This is the introduction I gave for John Barth when I read with him at the 92nd Street Y in New York City in April, 2002. I thought it would make a small testimony to another literary institution who has lasted for the same half a century as The Paris Review. —R.P.


I’ve been searching about for some weeks for a way to convey my sense of sheer terror at the prospect of reading in the same room as John Barth, and I keep returning to this late eighteenth-century anecdote told by Johann Reichardt about Bach:

Bach one day came into a large company while a musical amateur was sitting and improvising at the harpsichord. The moment the latter became aware of the presence of the master, he sprang up in awe and left off with a dissonant chord. Bach was so agitated by this musical distress that he passed right by his host, rushed to the harpsichord, resolved the dissonant chord, and made an appropriate cadence. Only then did he approach his host and make a bow of greeting.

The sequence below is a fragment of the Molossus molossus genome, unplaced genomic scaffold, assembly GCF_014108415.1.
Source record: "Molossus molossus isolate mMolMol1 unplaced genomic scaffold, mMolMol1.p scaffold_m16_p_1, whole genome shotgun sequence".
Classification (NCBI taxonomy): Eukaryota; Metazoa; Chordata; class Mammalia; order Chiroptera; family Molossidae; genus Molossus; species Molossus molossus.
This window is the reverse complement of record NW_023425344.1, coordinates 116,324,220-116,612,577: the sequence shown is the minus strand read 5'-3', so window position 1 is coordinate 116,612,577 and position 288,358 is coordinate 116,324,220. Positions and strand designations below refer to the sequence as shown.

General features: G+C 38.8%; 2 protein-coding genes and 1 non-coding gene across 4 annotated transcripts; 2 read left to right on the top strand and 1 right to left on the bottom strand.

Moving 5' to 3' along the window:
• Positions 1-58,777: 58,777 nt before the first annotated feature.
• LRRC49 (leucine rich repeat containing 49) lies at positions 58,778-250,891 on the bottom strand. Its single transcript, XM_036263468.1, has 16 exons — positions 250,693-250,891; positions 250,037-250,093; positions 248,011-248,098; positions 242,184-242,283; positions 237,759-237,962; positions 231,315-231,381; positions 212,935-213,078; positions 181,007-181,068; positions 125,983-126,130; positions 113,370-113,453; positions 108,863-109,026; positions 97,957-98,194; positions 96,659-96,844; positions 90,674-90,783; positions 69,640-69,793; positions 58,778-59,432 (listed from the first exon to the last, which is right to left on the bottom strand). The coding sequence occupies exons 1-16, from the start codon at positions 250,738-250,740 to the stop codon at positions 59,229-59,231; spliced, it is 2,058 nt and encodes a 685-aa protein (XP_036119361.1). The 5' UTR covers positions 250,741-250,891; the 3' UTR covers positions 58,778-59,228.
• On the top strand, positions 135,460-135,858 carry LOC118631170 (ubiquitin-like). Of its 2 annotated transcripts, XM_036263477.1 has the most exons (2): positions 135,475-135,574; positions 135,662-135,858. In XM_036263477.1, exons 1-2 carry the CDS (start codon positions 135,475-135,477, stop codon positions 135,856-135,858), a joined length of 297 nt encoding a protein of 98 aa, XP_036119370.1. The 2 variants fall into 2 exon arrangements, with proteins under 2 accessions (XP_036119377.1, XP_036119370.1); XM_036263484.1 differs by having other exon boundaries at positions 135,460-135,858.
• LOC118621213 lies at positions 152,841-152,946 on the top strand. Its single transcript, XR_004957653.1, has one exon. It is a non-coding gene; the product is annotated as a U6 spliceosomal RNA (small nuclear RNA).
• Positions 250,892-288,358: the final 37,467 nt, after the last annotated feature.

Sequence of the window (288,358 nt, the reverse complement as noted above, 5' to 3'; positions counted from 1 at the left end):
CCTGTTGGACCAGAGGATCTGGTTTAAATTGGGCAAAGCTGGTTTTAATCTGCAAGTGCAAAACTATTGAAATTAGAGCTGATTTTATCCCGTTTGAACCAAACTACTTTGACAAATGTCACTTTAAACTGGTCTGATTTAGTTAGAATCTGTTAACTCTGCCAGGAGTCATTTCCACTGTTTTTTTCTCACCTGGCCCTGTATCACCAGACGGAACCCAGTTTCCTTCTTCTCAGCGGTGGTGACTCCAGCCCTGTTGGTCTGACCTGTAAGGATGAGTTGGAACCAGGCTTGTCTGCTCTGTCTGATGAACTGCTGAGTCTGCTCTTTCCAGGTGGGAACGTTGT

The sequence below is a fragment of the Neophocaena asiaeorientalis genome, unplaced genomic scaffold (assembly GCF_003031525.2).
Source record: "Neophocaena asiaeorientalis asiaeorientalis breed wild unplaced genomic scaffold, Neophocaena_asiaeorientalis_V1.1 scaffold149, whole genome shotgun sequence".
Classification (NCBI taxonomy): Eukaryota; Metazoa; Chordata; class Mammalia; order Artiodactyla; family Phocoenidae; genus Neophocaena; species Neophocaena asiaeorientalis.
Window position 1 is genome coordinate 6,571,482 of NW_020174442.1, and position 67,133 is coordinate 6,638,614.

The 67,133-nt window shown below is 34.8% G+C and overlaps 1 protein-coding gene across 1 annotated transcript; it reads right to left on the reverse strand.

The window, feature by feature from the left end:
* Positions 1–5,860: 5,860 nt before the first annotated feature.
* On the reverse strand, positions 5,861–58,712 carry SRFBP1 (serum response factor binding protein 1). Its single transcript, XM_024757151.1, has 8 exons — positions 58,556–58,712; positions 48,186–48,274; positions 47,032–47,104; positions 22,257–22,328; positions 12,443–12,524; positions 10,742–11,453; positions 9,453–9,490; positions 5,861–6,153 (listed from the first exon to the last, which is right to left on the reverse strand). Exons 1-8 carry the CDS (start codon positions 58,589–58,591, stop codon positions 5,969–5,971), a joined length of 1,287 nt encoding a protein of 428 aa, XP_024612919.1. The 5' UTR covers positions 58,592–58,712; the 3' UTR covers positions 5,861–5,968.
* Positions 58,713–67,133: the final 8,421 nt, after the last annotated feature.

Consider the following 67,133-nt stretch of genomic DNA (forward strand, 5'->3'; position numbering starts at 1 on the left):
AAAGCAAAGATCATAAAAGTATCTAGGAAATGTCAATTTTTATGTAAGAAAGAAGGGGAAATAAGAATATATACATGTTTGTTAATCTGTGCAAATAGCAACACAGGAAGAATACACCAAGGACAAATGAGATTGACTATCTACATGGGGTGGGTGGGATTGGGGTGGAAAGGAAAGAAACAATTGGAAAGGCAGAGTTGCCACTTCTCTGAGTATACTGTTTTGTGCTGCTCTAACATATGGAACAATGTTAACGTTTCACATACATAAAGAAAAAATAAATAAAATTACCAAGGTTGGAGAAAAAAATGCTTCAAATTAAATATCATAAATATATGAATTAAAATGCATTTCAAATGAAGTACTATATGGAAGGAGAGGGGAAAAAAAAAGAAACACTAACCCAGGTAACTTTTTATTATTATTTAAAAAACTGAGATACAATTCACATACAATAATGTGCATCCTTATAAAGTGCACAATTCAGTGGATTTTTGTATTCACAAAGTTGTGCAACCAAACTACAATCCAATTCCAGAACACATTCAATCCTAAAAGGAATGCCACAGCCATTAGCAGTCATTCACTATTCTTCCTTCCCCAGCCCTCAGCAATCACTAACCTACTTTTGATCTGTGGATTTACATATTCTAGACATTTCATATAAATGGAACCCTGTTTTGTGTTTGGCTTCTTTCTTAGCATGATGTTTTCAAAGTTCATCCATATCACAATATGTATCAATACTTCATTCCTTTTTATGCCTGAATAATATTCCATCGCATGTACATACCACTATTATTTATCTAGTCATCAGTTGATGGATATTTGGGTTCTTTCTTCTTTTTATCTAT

The fact that this story is also told about Mozart, Beethoven, and a host of others merely—as I think the master would agree—attests to its truth.